Do you not know that your body is a temple of the Holy Spirit within you, which you have from God? You are not your own; you were bought with a price. So glorify God in your body. -1Cor 6:19-20
So then you are no longer strangers and sojourners, but you are fellow citizens with the saints and members of the household of God, built upon the foundation of the apostles and prophets, Christ Jesus himself being the cornerstone, in whom the whole structure is joined together and grows into a holy temple in the Lord; in whom you also are built into it for a dwelling place of God in the Spirit.-Eph 2:19-22
Burning of First Temple by Nebuchadnezzar, Unknown Illustrator of Petrus Comestor's Bible Historiale, 1372
Meditation Two (insight) sanctus
This extraordinary vision, at which Isaiah is forgiven his sin and commissioned to be God's mouthpiece, is the setting for the "Holy, holy, holy" hymn that countless Christians sing weekly at the Eucharist. Our musical settings and the very spirit of our song should transport us into Isaiah's mystic vision. Paradoxically, it is at our simple Christian altars that we sing this song. In Isaiah's vision, the Jerusalem temple became the heavenly courtroom with angelic attendants of the Holy Sovereign. Each week at the Eucharistic prayer, Christian meeting rooms become the Jerusalem temple become the heavenly court, for the church understands this table as God's throne, the bread and wine as the body of God. In an adaption of the Hebrew words, Christians sing that the entire earth is filled with the glory of God. So the church is called to care for the earth, as the place of God's creation and the manifestation of God's glory. -Gail Ramshaw Treasures Old and New: Images in the Lectionary
Meditation Three (integration) impossible?
It helps, now and then, to step back and take the long view. The kingdom is not only beyond our efforts, it is beyond our vision. We accomplish in our lifetime only a tiny fraction of the magnificent enterprise that is God's work. Nothing we do is complete, which is another way of saying that the kingdom always lies beyond us. No statement says all that could be said. No prayer fully expresses our faith. No confession brings perfection. No pastoral visit brings wholeness. No program accomplishes the Church's mission. No set of goals and objectives includes everything. This is what we are about: we plant seeds that one day will grow. We water seeds already planted, knowing that they hold future promise. We lay foundations that will need further development. We provide yeast that produces effects beyond our capabilities. We cannot do everything and there is a sense of liberation in realizing that. This enables us to do something, and to do it very well. It may be incomplete, but it is a beginning, a step along the way, an opportunity for God's grace to enter and do the rest. We may never see the end results, but that is the difference between the master builder and the worker. We are workers, not master builders, ministers, not messiahs. We are prophets of a future not our own. -attributed to Oscar Romero 1917-1980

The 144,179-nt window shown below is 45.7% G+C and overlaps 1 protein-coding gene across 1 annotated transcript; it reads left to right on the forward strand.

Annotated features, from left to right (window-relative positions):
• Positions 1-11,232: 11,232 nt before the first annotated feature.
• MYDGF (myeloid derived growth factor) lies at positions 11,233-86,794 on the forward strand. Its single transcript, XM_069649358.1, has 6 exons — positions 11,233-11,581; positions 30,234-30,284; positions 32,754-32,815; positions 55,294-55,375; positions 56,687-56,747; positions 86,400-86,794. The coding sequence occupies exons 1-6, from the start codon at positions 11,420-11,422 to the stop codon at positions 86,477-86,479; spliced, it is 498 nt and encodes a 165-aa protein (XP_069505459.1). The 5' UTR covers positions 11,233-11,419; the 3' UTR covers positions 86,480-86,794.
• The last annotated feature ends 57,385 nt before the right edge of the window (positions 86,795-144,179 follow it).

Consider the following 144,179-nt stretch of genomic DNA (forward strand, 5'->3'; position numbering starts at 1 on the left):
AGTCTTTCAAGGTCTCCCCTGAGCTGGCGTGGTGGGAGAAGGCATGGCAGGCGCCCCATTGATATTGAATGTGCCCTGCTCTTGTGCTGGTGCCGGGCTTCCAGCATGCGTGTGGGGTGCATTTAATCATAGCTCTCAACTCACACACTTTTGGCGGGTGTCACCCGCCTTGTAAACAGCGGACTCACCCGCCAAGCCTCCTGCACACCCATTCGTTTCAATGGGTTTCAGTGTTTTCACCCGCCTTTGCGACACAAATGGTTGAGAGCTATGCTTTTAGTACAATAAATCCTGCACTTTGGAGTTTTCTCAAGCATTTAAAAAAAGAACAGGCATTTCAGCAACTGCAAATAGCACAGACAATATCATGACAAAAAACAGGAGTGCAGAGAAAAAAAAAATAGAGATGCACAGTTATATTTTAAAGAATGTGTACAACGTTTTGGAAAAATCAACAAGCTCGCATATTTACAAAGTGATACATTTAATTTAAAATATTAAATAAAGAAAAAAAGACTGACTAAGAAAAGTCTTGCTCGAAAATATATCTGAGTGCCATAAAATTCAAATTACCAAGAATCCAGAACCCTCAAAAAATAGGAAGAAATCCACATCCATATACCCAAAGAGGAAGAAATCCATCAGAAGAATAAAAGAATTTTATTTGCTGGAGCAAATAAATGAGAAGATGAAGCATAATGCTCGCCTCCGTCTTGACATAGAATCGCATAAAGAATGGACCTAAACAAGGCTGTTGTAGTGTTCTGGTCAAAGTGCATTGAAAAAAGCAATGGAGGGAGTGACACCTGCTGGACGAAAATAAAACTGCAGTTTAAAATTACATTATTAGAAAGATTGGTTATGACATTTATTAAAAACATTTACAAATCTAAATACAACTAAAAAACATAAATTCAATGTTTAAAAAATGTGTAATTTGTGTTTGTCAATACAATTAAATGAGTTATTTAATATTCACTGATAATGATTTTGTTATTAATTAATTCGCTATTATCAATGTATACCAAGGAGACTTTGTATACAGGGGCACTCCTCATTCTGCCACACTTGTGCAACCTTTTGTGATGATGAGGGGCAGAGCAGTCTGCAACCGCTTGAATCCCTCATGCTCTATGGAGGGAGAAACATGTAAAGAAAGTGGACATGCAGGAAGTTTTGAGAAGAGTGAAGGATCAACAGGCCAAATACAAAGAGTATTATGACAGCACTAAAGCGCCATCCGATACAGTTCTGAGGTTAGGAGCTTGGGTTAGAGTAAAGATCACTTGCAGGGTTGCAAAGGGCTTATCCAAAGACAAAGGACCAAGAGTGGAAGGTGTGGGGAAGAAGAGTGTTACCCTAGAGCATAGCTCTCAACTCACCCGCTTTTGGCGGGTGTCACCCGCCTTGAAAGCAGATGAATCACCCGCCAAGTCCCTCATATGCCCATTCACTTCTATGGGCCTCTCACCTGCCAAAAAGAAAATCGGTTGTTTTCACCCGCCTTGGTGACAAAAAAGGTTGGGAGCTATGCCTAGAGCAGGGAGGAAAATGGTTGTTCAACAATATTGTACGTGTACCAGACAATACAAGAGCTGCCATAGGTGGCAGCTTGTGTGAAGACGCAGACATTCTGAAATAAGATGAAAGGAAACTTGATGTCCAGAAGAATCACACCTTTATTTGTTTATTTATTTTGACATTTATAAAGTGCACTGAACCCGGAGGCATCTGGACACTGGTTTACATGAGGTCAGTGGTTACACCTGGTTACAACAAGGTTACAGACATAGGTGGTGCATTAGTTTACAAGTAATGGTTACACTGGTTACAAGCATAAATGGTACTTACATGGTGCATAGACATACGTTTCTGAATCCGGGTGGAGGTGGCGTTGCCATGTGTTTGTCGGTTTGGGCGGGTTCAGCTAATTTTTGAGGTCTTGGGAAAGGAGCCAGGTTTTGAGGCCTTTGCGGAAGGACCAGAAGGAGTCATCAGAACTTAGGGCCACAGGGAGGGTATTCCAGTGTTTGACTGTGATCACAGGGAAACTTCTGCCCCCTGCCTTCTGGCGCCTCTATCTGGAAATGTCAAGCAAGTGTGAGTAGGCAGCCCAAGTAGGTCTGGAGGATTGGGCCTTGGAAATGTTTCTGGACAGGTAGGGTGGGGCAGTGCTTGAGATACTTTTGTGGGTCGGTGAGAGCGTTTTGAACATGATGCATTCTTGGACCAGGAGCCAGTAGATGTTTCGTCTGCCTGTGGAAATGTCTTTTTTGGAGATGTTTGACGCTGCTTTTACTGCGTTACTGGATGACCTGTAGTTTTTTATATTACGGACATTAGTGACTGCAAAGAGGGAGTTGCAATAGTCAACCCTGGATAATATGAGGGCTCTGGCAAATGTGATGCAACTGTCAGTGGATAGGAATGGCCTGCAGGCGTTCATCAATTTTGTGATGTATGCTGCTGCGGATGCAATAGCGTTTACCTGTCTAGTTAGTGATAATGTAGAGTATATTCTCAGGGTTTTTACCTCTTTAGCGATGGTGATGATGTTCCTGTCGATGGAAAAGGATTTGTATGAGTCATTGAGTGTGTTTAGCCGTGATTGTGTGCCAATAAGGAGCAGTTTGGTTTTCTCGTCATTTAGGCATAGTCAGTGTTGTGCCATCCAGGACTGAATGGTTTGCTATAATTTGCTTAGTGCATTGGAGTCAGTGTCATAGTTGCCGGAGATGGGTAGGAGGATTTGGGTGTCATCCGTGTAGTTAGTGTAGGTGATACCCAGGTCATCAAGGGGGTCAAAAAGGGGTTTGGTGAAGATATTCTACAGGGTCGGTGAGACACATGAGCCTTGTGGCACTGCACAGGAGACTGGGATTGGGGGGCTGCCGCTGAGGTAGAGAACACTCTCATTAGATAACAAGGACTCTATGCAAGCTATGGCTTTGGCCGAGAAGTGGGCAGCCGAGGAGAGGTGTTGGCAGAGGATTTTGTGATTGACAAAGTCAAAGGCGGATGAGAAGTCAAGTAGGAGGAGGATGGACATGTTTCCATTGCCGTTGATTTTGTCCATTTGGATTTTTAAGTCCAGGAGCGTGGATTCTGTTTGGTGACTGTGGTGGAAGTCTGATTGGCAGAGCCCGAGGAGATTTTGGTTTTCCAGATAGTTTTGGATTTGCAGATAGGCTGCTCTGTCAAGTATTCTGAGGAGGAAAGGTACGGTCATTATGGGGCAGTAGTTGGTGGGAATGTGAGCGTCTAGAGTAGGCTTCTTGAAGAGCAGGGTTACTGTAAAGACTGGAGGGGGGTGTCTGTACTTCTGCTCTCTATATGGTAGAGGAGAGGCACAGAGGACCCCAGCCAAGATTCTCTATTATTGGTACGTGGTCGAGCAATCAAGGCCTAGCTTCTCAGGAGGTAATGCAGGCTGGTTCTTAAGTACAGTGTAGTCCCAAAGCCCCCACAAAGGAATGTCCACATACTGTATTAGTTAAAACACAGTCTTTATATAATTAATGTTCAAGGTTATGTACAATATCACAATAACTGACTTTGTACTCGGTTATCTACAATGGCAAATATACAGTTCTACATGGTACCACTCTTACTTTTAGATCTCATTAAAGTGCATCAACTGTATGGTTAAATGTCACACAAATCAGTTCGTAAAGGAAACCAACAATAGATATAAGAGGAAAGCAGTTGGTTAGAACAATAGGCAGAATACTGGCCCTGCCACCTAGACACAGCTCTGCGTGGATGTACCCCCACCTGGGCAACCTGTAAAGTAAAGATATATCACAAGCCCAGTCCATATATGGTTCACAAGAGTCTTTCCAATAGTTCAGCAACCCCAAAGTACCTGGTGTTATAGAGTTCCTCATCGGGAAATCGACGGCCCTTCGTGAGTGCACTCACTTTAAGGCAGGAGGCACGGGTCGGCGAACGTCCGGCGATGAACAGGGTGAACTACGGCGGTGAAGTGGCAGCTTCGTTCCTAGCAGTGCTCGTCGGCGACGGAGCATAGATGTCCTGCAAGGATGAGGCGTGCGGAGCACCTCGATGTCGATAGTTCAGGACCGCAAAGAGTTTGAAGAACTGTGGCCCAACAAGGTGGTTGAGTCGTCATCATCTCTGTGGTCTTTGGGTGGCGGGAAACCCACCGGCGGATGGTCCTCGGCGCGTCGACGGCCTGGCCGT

The Last Word
Do you not know that you are God's temple and that God's Spirit dwells in you? -1 Corinthians 3:16
While reflecting upon Jesus prediction of the destruction of the Second Temple, this scene came into my strange mind: the moment the Grinch pauses to hear the moaning of the Whos in Whoville after he has stolen everything related to the village Christmas celebration.
"That's a noise," grinned the Grinch, "That I simply must hear!" So he paused. And the Grinch put a hand to his ear. And he did hear a sound rising over the snow. It started in low. Then it started to grow... But the sound wasn't sad! Why, this sound sounded merry! It couldn't be so! But it WAS merry! VERY! He stared down at Who-ville! The Grinch popped his eyes! Then he shook! What he saw was a shocking surprise! Every Who down in Who-ville, the tall and the small, Was singing! Without any presents at all! He HADN'T stopped Christmas from coming! IT CAME! Somehow or other, it came just the same!
I don't mean to trivialize the destruction of sacred space. Everything depends upon our sanctuaries. The sense of increments of holiness from narthex to nave to crossing to choir to the holy of holies, teaches us to approach the sacred first with reverence, passion, and finally awe. And once we partake (literally, in a Eucharist) the Divine into our own flesh, we're sent out from the sacred space to bring the qualities of the Deity into a suffering world.
We need sanctuaries to enter into mystery. How else would we come to learn that the holy of holies is all of life, each other, all of earth? But once we're sent out from the Holy of Holies into the … Holy of Holies, we bear the sanctuary “not made with human hands” within us.
Even the greatest of buildings will fall. But our prayers, which seem so ephemeral now, endure.
World Map with Jerusalem at the center, Heinrich Bunting, 1581